Prisons staff cry racism

26 April 2013 - 02:20 By QUINTON MTYALA
Image: Gallo Images/Thinkstock

Geo-nita Baartman had worked for the Department of Correctional Services for 13 years when an interview panel recommended her as the best candidate for a position she had applied for.

But because she is coloured she lost the job to the second-best candidate, who is black.

The black woman never took the position, opting for another post. But still Baartman was overlooked; correctional services insisted that the third-best candidate be recommended for the position.

Now Baartman and nine coloured and white colleagues have taken the Department of Correctional Services to the Labour Court, charging that its application of employment equity is racist.

They are being assisted by the FW de Klerk Foundation and the Solidarity trade union after their own union, Popcru, indicated that it supported the department's policy on employment equity.

Along with Baartman in court is Linda-Jean Fortuin, a coloured woman, who has worked for correctional services for 26 years. Fortuin has applied for three posts but been overlooked each time.

In June 2011, the Department of Correctional Services had issued a circular spelling out its employment equity plan, saying it would apply national, instead of regional, demographics when it came to employment and promotions.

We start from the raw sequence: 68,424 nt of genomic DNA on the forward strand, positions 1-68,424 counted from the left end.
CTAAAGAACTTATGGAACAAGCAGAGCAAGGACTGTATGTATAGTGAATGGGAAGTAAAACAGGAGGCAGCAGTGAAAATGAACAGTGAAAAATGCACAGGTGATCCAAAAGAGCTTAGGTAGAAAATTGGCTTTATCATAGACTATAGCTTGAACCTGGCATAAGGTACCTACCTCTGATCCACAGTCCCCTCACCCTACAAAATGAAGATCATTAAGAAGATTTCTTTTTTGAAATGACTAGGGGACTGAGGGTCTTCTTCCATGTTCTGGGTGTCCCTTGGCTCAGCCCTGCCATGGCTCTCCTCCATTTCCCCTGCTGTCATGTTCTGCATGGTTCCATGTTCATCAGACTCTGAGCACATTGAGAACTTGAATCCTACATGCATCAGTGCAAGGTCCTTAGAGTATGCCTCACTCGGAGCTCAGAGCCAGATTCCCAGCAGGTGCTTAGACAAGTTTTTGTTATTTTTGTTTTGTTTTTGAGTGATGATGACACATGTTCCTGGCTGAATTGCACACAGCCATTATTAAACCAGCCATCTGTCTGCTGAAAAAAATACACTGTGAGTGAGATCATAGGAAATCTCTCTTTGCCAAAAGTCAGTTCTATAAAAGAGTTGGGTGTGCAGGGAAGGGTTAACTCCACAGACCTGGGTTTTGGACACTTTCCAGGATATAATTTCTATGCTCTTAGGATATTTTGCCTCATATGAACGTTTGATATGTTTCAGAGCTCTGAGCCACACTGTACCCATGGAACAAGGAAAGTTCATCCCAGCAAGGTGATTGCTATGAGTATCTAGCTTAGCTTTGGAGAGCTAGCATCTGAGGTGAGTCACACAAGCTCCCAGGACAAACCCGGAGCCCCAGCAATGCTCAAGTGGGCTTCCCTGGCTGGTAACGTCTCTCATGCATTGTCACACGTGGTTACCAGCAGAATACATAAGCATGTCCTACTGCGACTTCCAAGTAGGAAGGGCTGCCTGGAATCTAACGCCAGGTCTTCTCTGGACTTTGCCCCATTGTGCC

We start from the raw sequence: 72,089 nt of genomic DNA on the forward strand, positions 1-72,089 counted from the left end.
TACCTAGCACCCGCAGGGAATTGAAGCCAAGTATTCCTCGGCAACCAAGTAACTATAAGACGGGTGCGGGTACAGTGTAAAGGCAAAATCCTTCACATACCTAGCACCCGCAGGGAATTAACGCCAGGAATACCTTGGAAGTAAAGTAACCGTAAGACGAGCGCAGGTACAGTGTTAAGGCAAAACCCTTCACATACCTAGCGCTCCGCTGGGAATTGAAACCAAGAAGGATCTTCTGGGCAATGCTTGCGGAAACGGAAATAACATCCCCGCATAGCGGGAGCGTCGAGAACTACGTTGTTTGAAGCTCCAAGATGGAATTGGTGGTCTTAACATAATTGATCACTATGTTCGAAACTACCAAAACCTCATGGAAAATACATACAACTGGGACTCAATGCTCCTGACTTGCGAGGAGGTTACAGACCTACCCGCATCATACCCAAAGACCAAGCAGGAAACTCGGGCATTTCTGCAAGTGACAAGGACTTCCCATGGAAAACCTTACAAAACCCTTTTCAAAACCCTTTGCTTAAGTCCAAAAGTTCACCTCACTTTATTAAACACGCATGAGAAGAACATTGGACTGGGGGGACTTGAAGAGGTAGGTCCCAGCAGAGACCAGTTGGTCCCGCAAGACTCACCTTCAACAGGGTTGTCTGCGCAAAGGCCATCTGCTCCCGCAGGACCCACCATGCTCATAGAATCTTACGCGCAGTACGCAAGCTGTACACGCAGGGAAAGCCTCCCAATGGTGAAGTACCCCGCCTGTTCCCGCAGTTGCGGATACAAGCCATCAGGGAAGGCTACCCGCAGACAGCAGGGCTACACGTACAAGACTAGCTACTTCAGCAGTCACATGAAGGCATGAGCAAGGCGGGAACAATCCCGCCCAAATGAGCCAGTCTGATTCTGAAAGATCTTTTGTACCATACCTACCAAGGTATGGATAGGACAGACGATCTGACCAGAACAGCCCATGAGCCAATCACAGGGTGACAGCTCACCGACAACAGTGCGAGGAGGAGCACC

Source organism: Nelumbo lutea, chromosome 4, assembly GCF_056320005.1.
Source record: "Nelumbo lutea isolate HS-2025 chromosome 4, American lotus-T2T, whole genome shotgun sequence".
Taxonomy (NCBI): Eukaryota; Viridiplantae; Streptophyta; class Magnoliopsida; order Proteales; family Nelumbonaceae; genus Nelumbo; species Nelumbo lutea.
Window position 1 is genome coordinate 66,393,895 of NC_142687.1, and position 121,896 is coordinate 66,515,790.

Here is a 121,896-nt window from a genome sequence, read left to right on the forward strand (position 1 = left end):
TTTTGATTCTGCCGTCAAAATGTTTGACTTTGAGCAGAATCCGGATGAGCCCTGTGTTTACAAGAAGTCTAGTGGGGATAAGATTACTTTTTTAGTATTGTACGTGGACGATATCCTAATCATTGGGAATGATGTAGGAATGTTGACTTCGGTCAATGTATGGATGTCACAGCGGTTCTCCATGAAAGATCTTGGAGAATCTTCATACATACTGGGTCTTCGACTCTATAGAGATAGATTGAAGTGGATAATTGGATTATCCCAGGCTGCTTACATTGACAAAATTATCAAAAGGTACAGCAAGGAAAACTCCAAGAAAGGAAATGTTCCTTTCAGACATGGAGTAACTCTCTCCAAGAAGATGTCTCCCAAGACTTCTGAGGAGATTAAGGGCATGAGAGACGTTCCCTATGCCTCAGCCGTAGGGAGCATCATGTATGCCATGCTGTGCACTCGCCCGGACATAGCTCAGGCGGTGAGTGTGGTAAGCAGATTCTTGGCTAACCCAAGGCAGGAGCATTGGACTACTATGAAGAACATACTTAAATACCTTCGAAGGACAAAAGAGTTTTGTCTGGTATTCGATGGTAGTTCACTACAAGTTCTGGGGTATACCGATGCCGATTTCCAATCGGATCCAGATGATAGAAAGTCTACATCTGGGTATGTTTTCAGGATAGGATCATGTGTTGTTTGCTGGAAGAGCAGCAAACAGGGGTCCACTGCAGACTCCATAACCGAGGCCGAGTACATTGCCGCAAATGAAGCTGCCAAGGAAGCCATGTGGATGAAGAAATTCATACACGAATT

This meant that in the Western Cape blacks would comprise 79.5% of staff, whites 9%, coloureds 9% and Indians 2.5%.

Testifying for the applicants, Western Cape deputy commissioner Fred Engelbrecht said the policy change had been made without consulting senior managers in the Western Cape.

He said that as deputy provincial commissioner he had submitted 30 applications for deviation from the quota policy, but only four were approved.

Advocate Marumo Moerane SC, for the department, challenged Engelbrecht, saying that as of February less than 50% of correctional services staff in the Western Cape were black

But Engelbrecht said the number of black people in senior positions was disproportionate to the economically active population of black people in the province.

The case continues today.